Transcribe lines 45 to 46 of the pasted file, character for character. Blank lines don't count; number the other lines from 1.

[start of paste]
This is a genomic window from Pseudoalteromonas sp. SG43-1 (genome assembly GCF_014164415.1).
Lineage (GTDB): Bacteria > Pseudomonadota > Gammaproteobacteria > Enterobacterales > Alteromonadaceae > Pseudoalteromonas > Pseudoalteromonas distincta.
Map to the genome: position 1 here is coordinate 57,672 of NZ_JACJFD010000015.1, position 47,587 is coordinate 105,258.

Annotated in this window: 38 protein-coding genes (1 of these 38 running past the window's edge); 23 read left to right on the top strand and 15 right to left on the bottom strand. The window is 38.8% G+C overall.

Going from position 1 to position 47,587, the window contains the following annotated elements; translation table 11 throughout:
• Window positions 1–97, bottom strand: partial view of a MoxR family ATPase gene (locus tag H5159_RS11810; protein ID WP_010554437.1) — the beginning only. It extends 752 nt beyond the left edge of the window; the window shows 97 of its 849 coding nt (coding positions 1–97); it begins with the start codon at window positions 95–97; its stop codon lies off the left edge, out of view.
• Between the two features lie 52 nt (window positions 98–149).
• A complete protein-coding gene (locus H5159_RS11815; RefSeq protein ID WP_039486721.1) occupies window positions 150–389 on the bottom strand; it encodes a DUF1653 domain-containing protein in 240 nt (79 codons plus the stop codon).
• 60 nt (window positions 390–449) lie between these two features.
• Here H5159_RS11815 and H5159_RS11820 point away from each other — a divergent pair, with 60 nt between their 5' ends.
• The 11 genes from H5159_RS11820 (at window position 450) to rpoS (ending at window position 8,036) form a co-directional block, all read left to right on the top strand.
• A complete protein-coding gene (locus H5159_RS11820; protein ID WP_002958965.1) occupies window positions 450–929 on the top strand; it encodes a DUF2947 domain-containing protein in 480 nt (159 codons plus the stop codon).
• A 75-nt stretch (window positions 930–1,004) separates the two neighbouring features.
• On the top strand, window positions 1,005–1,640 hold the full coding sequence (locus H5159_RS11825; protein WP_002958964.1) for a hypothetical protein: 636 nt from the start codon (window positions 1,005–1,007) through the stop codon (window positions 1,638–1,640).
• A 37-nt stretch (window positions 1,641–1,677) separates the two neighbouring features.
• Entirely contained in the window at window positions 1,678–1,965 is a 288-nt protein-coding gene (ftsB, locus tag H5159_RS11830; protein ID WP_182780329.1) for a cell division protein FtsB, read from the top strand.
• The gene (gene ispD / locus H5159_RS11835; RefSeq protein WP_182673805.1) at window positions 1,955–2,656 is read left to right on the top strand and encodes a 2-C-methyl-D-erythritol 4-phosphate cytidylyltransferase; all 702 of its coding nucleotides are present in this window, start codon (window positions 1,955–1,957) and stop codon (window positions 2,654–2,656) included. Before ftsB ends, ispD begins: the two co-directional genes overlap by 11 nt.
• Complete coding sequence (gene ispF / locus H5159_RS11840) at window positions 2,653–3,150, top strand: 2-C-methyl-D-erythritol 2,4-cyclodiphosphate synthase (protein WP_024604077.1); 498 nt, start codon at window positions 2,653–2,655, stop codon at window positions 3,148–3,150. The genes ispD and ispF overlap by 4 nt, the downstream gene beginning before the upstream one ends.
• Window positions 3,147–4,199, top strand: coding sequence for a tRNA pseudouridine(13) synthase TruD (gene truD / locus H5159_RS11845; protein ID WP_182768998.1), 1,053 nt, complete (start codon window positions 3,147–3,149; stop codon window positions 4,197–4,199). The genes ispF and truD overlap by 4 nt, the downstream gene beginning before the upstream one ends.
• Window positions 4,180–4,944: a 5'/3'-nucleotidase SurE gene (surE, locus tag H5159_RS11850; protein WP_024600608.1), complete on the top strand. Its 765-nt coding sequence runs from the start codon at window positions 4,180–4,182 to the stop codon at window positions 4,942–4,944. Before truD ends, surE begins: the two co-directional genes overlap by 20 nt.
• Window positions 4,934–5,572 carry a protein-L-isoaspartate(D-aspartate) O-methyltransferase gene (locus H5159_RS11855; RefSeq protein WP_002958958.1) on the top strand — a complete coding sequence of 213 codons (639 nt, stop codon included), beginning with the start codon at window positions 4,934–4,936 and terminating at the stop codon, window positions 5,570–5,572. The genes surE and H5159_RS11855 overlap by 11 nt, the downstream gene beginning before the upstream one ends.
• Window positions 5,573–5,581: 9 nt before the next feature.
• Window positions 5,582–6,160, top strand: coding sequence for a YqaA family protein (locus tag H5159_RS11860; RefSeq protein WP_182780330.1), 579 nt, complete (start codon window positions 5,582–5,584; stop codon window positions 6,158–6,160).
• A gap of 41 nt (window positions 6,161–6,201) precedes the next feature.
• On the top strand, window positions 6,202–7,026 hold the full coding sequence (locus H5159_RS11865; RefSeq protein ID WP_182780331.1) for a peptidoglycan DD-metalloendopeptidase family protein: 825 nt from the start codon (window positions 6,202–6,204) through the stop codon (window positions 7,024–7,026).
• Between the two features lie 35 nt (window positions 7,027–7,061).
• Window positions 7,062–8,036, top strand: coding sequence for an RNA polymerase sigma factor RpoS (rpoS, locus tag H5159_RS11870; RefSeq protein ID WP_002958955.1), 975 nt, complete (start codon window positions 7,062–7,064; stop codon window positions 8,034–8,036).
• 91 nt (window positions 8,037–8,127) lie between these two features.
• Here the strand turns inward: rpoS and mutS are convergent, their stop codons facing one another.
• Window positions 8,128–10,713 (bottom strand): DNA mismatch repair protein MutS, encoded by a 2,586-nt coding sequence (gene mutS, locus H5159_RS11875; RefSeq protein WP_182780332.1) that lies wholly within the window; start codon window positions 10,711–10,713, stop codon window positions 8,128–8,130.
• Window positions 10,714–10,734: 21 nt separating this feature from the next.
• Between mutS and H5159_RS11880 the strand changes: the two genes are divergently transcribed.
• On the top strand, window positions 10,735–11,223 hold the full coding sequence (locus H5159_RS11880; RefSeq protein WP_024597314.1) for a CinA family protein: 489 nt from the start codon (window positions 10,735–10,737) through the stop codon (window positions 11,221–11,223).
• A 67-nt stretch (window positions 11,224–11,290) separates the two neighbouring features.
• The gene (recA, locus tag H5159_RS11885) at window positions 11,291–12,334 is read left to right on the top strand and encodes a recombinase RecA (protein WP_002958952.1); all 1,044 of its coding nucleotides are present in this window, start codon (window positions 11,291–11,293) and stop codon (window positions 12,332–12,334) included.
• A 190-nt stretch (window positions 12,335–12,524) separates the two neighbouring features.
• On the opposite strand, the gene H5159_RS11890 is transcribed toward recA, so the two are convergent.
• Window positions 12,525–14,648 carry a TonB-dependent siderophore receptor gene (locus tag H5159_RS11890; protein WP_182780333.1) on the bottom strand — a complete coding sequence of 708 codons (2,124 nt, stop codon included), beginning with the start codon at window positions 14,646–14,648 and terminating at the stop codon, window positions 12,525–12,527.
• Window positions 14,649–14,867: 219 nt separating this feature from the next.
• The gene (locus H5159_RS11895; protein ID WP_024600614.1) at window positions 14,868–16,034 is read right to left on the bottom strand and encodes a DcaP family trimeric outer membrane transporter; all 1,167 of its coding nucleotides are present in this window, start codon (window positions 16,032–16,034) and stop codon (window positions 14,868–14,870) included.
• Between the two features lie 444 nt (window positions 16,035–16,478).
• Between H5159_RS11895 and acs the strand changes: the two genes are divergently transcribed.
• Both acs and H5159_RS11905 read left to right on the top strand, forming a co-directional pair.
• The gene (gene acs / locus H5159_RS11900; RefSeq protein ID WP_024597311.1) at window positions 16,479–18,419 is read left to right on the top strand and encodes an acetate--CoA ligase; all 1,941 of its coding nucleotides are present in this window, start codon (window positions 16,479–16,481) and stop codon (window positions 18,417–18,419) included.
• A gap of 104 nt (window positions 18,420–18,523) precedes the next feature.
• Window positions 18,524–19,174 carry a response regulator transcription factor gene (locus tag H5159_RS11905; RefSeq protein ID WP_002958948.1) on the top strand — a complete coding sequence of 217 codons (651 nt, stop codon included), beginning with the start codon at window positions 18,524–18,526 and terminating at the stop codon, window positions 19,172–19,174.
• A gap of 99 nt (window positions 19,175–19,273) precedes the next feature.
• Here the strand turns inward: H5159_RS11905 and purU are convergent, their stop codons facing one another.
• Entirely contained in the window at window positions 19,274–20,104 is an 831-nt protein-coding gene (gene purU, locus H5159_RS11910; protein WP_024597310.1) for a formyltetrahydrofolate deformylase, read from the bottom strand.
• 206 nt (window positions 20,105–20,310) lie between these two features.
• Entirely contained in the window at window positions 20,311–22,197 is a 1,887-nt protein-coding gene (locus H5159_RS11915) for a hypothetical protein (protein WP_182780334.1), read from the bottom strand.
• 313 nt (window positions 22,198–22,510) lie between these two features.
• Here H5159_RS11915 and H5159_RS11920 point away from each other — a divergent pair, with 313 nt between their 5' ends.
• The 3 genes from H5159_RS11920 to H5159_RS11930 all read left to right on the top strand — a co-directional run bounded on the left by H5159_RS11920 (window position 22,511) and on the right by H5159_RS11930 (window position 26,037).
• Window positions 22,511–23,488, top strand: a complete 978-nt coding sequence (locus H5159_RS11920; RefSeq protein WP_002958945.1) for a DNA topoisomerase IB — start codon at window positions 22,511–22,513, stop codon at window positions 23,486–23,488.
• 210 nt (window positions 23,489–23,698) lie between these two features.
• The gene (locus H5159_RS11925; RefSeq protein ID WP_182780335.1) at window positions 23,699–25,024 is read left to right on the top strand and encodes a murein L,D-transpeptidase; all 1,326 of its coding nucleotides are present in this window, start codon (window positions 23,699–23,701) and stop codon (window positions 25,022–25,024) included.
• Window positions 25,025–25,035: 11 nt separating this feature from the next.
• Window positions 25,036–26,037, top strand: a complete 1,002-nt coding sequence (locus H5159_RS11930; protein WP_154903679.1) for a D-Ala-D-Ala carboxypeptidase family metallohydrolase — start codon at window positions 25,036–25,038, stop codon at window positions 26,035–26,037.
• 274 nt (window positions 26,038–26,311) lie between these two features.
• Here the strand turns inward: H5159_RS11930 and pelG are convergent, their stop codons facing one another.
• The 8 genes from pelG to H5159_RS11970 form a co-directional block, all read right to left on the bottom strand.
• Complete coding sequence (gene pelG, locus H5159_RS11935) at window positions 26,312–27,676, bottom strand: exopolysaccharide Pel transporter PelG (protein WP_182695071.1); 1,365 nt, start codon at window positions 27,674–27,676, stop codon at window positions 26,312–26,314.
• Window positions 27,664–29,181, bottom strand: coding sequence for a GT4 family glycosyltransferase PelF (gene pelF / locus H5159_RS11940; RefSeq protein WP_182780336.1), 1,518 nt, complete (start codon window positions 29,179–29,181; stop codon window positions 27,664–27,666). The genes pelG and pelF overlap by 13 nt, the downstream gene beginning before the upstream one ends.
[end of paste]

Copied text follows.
• A gap of 104 nt (window positions 18,420–18,523) precedes the next feature.
• Window positions 18,524–19,174 carry a response regulator transcription factor gene (locus tag H5159_RS11905; RefSeq protein ID WP_002958948.1) on the top strand — a complete coding sequence of 217 codons (651 nt, stop codon included), beginning with the start codon at window positions 18,524–18,526 and terminating at the stop codon, window positions 19,172–19,174.